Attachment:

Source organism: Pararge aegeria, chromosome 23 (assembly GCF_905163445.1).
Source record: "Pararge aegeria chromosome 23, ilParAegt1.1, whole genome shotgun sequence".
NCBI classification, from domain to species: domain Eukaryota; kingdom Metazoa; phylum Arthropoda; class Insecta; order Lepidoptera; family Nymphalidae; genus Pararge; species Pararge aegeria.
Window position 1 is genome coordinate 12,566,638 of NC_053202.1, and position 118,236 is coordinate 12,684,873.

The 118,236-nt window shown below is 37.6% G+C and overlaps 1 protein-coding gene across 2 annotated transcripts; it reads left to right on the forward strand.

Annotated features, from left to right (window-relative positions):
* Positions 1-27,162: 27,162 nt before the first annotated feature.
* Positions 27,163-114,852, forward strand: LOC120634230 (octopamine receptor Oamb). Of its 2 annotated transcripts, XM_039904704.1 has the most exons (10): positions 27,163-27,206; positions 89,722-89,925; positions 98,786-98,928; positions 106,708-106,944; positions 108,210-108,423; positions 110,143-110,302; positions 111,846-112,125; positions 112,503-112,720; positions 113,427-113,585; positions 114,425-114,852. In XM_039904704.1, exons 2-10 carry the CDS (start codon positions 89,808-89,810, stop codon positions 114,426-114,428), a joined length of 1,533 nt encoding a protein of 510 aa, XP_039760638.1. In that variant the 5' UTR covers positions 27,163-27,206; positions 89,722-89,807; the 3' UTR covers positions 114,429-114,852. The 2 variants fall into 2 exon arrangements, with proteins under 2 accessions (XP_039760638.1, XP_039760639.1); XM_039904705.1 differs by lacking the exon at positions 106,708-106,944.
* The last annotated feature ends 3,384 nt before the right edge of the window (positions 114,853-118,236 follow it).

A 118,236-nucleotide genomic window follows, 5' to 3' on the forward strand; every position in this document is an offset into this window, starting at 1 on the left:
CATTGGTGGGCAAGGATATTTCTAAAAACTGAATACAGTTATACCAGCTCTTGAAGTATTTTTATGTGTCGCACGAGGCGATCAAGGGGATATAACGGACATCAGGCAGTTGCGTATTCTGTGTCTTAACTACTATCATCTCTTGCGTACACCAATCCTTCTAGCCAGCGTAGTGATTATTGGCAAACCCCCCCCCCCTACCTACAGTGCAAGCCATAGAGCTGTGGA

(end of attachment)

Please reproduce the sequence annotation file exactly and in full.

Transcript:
Source organism: Pararge aegeria, chromosome 23 (assembly GCF_905163445.1).
Source record: "Pararge aegeria chromosome 23, ilParAegt1.1, whole genome shotgun sequence".
NCBI classification, from domain to species: domain Eukaryota; kingdom Metazoa; phylum Arthropoda; class Insecta; order Lepidoptera; family Nymphalidae; genus Pararge; species Pararge aegeria.
Window position 1 is genome coordinate 12,566,638 of NC_053202.1, and position 118,236 is coordinate 12,684,873.

The 118,236-nt window shown below is 37.6% G+C and overlaps 1 protein-coding gene across 2 annotated transcripts; it reads left to right on the forward strand.

Annotated features, from left to right (window-relative positions):
* Positions 1-27,162: 27,162 nt before the first annotated feature.
* Positions 27,163-114,852, forward strand: LOC120634230 (octopamine receptor Oamb). Of its 2 annotated transcripts, XM_039904704.1 has the most exons (10): positions 27,163-27,206; positions 89,722-89,925; positions 98,786-98,928; positions 106,708-106,944; positions 108,210-108,423; positions 110,143-110,302; positions 111,846-112,125; positions 112,503-112,720; positions 113,427-113,585; positions 114,425-114,852. In XM_039904704.1, exons 2-10 carry the CDS (start codon positions 89,808-89,810, stop codon positions 114,426-114,428), a joined length of 1,533 nt encoding a protein of 510 aa, XP_039760638.1. In that variant the 5' UTR covers positions 27,163-27,206; positions 89,722-89,807; the 3' UTR covers positions 114,429-114,852. The 2 variants fall into 2 exon arrangements, with proteins under 2 accessions (XP_039760638.1, XP_039760639.1); XM_039904705.1 differs by lacking the exon at positions 106,708-106,944.
* The last annotated feature ends 3,384 nt before the right edge of the window (positions 114,853-118,236 follow it).

A 118,236-nucleotide genomic window follows, 5' to 3' on the forward strand; every position in this document is an offset into this window, starting at 1 on the left:
CATTGGTGGGCAAGGATATTTCTAAAAACTGAATACAGTTATACCAGCTCTTGAAGTATTTTTATGTGTCGCACGAGGCGATCAAGGGGATATAACGGACATCAGGCAGTTGCGTATTCTGTGTCTTAACTACTATCATCTCTTGCGTACACCAATCCTTCTAGCCAGCGTAGTGATTATTGGCAAACCCCCCCCCCCTACCTACAGTGCAAGCCATAGAGCTGTGGA